Thursday, May 22, 2014

when you visit.

I've been on a soapbox for the past six months or so - shouting to whoever would listen about the rules for "visiting" developing nations. I know it's kind of hypocritical - I get that. I am, for the most part, aa outsider living here. I will never be Dominican. But, I do live here and have invested in a life here and it drives me nuts when I read or hear certain things.

"... we drove through the slums of Santiago to reach our destination."
"... the kids were all unsupervised because their parents just don't care."
"... it was in that moment that I knew, these kids were not just materially poor, they were starved for love."

um, seriously?

There are some very unsavory places in Santiago - one might even argue that our school is in a terrible area - but there are very few places in the Dominican Republic worthy of the term "slum." Some people live in shacks. Some people live in houses made of pallets. Others live in unfinished, poorly made apartments.  There are homeless people. Many people live together in small spaces. But, slums are characterized by filth, disorganization and general squalor. They are informal settlements - not neighborhoods with real roads and public utility services.

It might seem nit-picky.
What's the difference  between calling it a slum or calling it the hood? or the ghetto?

It's that by calling our neighborhood or any neighborhood like it a slum is negating that real and terrible poverty that others actually live in. Just across an invisible line that divides the island, there are  slums, a tent city where there aren't even bathrooms or running water. By calling a barrio a slum, it negates the time and energy and effort that many of the residents put in to make their communities work - it negates the organization and working-together that happens to avoid becoming a slum.

And it's that same community work that allows people to leave their kids on the streets - unsupervised. My kids play outside still with the neighbors, and I know that even if I'm not 100% on it, someone else's mom has her eye out the window. In the places where most "visitors" visit, there are tons of kids playing outside. Houses are hot. They are small. There is no internet, no cable tv, no 24 hour cartoon network. There is no air flow. Kids play outside.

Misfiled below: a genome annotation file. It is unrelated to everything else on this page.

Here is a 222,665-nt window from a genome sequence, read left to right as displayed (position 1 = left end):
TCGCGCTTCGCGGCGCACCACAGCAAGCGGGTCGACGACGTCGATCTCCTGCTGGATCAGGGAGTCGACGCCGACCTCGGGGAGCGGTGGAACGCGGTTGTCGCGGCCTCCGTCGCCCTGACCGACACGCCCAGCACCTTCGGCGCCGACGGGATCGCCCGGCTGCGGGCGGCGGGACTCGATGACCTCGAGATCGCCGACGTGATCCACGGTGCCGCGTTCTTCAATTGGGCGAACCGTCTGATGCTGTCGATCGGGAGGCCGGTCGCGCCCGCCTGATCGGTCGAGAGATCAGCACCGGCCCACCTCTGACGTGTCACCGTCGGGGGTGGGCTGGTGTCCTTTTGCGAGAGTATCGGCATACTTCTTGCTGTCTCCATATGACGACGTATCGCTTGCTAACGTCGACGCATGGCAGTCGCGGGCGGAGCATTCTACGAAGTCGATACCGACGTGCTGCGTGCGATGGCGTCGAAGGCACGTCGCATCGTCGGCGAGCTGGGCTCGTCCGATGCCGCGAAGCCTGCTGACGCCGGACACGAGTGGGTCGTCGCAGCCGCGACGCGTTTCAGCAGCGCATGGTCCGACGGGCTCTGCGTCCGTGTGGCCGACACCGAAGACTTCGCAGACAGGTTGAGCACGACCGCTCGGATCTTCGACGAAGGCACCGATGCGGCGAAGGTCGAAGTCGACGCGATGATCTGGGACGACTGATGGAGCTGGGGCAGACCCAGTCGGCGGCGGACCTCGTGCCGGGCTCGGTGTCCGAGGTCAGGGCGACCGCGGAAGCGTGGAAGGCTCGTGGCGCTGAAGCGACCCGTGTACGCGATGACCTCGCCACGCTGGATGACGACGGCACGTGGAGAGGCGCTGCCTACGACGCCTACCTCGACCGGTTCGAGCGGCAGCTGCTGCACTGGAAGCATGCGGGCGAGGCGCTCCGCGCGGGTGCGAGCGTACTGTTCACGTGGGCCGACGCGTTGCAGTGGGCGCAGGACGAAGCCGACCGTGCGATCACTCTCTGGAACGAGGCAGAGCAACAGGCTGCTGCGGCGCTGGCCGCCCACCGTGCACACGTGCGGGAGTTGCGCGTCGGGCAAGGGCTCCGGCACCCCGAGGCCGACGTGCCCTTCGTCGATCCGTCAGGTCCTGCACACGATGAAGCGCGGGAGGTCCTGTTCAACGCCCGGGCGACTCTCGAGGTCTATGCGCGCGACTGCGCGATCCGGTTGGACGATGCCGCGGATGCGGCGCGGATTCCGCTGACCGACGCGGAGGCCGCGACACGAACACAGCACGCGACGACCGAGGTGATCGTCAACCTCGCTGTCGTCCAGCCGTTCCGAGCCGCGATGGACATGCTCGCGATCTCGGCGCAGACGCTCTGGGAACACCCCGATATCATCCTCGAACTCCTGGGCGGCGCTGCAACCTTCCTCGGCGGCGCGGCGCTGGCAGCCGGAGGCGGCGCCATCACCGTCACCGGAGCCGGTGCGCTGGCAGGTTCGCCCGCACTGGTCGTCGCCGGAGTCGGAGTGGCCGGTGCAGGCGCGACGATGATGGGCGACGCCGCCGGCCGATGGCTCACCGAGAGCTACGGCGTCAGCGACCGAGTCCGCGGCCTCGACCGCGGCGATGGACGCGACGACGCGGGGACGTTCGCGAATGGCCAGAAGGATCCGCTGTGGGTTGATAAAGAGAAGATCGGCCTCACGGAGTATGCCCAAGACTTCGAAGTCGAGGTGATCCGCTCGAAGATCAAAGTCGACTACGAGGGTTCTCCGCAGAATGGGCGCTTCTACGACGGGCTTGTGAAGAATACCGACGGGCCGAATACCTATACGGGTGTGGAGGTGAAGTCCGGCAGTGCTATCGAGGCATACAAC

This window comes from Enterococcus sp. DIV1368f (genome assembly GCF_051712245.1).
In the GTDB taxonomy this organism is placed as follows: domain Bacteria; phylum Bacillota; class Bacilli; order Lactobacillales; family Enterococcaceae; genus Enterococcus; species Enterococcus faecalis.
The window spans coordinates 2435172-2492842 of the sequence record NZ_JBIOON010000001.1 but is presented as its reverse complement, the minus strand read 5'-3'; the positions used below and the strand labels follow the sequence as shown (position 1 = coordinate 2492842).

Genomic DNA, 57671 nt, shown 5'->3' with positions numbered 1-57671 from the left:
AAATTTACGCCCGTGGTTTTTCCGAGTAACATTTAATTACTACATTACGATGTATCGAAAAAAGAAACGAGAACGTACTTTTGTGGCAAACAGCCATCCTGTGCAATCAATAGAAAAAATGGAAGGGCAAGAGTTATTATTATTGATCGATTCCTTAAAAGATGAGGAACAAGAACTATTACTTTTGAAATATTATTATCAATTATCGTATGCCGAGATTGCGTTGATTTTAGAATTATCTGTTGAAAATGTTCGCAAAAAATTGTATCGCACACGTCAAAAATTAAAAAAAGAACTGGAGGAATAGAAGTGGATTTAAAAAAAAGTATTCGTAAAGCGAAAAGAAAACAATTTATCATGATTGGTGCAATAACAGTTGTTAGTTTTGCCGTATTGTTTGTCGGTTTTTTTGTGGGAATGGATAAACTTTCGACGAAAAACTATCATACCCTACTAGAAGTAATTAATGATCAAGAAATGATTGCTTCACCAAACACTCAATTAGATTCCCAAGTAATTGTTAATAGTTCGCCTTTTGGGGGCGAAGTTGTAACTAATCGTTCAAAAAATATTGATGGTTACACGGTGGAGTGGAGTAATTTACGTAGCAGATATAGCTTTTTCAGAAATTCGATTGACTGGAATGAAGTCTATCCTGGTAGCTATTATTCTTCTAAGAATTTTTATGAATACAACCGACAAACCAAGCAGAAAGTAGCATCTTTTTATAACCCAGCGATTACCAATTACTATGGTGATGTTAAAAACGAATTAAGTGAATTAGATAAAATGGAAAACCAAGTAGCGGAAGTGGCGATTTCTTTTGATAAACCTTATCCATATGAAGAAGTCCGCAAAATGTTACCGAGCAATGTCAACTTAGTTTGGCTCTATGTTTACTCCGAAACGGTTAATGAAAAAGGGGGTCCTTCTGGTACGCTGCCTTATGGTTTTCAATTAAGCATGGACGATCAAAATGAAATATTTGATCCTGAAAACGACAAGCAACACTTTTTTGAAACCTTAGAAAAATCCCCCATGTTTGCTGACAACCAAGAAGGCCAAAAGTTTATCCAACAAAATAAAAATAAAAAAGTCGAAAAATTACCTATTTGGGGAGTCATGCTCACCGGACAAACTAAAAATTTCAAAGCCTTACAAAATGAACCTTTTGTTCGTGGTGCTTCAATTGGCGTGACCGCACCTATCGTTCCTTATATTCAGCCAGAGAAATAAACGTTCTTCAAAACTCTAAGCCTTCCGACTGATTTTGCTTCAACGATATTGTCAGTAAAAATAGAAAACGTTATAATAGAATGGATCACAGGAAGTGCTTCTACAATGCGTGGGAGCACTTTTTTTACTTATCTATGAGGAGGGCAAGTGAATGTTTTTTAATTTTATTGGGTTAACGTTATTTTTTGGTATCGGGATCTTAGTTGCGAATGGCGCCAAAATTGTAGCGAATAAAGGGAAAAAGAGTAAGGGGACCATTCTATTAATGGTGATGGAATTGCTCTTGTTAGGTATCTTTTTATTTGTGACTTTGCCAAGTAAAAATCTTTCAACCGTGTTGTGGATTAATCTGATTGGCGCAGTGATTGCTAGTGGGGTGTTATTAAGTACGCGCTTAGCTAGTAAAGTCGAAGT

Just because you can't see mom, doesn't mean she isnt' there.

And just because the kids are unsupervised it doesn't mean their parents don't care about them. It means they are letting their kids play, like kids do. Or they're working. You know, to put food on the table. And the kids come home by themselves - like many, many children across the world.

While there are many cases of parental neglect - that's not unique to the developing world, I know a ton of people in the "developed" world who could care less about their kids.

Which brings me to my last rant:
just because people are poor does not mean that they do not love their kids. 

This is the commentary that gets deepest under my skin. How dare you, short-term visitor, decide that a child is just "in need of love?" Do you know the family? Do you even know the child? After 3 days of contact, in a foreign language, do you really suppose that you know so much about a person to know if they are loved?


It is easy to jump to conclusions based on our cultural background - our own baggage taints our vision. We are not, and we should not be, carbon copies of each other. The way that I show love to my children may be vastly different than how you do. And we can't even begin to figure each other out - our needs, wants, desires -  in three day trips.

Please, by all means, visit those hard places - but understand that poverty does not negate love, and the visitors are not the only people capable of giving love. an materially empty home does not imply an emotionally empty one. and if you are to visit a real slum, there is love and hope present even in the ugliest shack.


PBJ said...

This also makes me think of this article that Josh & I have been discussing lately from the Atlantic. We've come to an unusual point in the history of parenting and its difficult to know what the outcomes will be. Seems like its just as much of a gamble to be the kind of helicopter parent that we seem to think is worthy of praise.

simplicity said...

Fantastic. Well said Melanie!